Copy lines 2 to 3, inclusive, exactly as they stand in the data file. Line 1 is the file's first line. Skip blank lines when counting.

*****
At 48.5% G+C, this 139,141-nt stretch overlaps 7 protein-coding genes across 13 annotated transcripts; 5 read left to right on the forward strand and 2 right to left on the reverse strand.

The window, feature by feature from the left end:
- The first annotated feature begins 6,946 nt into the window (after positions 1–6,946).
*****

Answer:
The window, feature by feature from the left end:
- The first annotated feature begins 6,946 nt into the window (after positions 1–6,946).